How to encourage good chemistry? Directors at a struggling U.K. company recently asked the CEO to participate in the final stage of selecting a new chairman. Armed with a headhunter’s short list of outside candidates, the board met with each of these people and asked the CEO to meet them as well. The board assured him that it would remove candidates from consideration if he anticipated any difficulty working with them. Eventually it hired a turnaround specialist who had extensive experience as a chief executive but was ready to step back and take a nonoperating role.
Fostering Positive Relations
Once the chief executive and the chairman are in place, it is largely up to them to develop an effective working relationship — building trust, ironing out differences in styles, and allocating shared responsibilities. Experience in the United Kingdom has shown the importance of establishing a regular communications routine through phone calls, e-mails, and face-to-face meetings to let information flow and provide a context for collaboration.
One common initial step is for the chairman and the CEO to agree on their respective roles. Even where job descriptions exist, they usually don’t cover all aspects of the work — particularly how to share responsibility for the development of strategy. “The agreement [between the two] should be put down in writing and eventually approved by the board,” says Henderson. “But the process of thoroughly understanding each other’s viewpoint is more important than the final text.”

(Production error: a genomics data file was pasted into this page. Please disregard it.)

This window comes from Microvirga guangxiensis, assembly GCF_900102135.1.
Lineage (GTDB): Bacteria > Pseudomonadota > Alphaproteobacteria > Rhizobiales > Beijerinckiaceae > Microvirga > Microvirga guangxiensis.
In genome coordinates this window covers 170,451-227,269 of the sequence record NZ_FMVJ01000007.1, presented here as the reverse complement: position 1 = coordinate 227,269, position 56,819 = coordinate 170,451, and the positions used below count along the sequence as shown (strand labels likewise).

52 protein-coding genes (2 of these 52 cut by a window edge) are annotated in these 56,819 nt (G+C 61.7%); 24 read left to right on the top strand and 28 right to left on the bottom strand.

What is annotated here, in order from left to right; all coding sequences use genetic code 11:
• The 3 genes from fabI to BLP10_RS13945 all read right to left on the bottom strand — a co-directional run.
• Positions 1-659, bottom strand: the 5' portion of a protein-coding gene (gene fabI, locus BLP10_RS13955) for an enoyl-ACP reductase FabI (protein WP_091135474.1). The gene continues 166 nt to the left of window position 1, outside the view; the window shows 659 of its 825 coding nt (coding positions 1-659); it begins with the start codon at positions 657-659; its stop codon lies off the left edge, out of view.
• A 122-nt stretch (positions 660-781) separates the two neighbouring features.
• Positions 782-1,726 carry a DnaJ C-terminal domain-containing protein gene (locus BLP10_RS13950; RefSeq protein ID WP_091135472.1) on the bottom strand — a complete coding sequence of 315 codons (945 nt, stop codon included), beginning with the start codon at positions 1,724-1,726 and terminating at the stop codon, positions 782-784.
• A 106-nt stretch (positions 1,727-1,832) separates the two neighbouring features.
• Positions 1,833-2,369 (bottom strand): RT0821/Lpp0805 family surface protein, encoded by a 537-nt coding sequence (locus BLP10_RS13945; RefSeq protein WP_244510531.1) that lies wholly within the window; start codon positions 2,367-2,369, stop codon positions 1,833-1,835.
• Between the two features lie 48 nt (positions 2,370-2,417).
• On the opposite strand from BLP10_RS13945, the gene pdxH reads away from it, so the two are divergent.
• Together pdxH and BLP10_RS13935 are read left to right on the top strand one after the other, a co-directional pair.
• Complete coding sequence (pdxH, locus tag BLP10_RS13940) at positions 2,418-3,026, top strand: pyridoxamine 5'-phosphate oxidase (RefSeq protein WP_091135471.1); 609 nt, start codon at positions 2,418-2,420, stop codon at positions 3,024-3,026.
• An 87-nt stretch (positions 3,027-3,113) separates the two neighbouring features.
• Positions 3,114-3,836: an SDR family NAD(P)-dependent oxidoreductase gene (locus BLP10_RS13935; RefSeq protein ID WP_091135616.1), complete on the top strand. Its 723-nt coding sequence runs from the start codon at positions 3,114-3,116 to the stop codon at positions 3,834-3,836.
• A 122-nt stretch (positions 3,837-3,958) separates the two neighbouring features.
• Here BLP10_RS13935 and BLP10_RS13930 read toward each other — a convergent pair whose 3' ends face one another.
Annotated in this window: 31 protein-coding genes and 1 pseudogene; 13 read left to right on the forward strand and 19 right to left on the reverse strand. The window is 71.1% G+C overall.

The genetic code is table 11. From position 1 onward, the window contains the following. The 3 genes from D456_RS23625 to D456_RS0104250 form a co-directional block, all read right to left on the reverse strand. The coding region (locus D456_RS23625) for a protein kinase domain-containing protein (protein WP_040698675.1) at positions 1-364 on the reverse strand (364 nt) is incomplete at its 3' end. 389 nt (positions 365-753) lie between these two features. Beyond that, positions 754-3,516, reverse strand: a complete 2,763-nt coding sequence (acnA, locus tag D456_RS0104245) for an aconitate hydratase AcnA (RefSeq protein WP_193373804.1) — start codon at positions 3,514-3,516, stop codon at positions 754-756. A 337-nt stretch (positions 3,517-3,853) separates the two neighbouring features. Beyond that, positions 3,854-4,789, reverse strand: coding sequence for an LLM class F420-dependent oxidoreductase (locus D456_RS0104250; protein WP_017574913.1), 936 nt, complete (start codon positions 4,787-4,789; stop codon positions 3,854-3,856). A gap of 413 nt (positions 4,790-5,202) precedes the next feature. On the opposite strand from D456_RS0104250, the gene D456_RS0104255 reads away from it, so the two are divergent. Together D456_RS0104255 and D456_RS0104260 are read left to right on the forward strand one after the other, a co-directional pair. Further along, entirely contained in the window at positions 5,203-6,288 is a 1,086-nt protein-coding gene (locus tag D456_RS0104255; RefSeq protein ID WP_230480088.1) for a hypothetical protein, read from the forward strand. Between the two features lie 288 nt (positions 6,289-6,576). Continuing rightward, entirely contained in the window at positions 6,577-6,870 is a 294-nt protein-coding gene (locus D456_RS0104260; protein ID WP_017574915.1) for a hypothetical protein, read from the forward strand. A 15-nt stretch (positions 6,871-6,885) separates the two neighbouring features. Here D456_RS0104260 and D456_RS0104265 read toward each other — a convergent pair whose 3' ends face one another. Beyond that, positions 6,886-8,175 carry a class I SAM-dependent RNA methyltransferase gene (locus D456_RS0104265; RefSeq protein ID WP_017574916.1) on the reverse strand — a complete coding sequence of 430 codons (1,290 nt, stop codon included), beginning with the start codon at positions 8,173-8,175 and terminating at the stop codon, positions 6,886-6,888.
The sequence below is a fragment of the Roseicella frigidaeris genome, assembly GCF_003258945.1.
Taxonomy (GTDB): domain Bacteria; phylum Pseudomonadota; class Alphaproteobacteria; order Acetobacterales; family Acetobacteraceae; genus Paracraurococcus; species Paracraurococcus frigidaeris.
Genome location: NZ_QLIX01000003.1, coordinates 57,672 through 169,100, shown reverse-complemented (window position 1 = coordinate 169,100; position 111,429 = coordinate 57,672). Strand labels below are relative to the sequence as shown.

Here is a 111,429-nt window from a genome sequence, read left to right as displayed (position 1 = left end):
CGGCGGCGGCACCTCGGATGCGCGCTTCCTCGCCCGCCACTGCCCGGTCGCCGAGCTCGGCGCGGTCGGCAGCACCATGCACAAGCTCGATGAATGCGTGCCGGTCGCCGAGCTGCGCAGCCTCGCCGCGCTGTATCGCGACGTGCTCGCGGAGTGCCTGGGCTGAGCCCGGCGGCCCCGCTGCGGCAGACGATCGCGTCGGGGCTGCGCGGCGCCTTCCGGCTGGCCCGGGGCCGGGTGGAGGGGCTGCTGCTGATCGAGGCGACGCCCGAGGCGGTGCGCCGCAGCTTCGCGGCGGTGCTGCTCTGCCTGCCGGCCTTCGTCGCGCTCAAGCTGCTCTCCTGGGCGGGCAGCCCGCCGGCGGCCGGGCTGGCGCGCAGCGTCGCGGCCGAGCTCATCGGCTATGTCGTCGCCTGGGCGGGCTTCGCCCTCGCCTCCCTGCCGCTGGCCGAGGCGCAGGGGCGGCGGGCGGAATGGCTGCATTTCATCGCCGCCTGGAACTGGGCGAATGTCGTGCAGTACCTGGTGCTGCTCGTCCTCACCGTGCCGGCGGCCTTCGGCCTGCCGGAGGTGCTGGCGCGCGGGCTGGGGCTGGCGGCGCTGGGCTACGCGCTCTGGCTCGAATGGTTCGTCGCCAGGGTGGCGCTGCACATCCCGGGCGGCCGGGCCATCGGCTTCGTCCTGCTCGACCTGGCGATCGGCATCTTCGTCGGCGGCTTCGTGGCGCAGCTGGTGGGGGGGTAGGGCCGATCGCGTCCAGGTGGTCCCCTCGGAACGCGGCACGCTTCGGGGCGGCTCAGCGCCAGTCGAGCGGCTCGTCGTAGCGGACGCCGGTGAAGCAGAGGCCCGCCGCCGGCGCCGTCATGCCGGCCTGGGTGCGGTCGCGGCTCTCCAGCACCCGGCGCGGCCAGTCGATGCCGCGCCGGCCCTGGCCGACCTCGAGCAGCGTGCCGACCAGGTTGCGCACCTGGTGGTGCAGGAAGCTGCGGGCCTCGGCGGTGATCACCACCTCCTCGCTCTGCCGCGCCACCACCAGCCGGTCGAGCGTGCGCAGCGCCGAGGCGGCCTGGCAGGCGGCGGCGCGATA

Candor is a key ingredient for making the relationship work: Misunderstandings can create a vicious cycle of suspicion that eventually spirals into open distrust and acrimony. The CEO, who has an advantage in controlling information about the company, must demonstrate a willingness to share all news, good and bad, with the chairman, who should clearly proclaim a desire to avoid day-to-day decision making and give other nonexecutive directors adequate opportunities to spend time with the CEO. Such opportunities are important because they help nonexecutive directors to participate meaningfully in the board’s work, and an excessive focus on the relationship between the chairman and the CEO might alienate the other board members.
Whatever the difficulties, many boards have smoothly separated the two roles and chosen leaders who meshed together well in them. Take BP, which adopted the split model in 1992, when the board responded to plummeting profits and high debt by forcing out the chairman and CEO, Robert Horton; making David Simon, then the chief operating officer, his successor as chief executive; and appointing the outside director and former Barings chairman Lord Ashburton as part-time chairman. The pair restructured the company radically, selling assets, reducing capital spending, and laying off staff. Simon focused on the internal reorganization, instilling discipline, teamwork, and a performance-oriented culture. Ashburton served as BP’s statesman in the outside world and contributed his financial expertise. The turnaround was rapid. In mid-1995, when the company had record share prices and surging profits, Ashburton retired and Simon became chairman.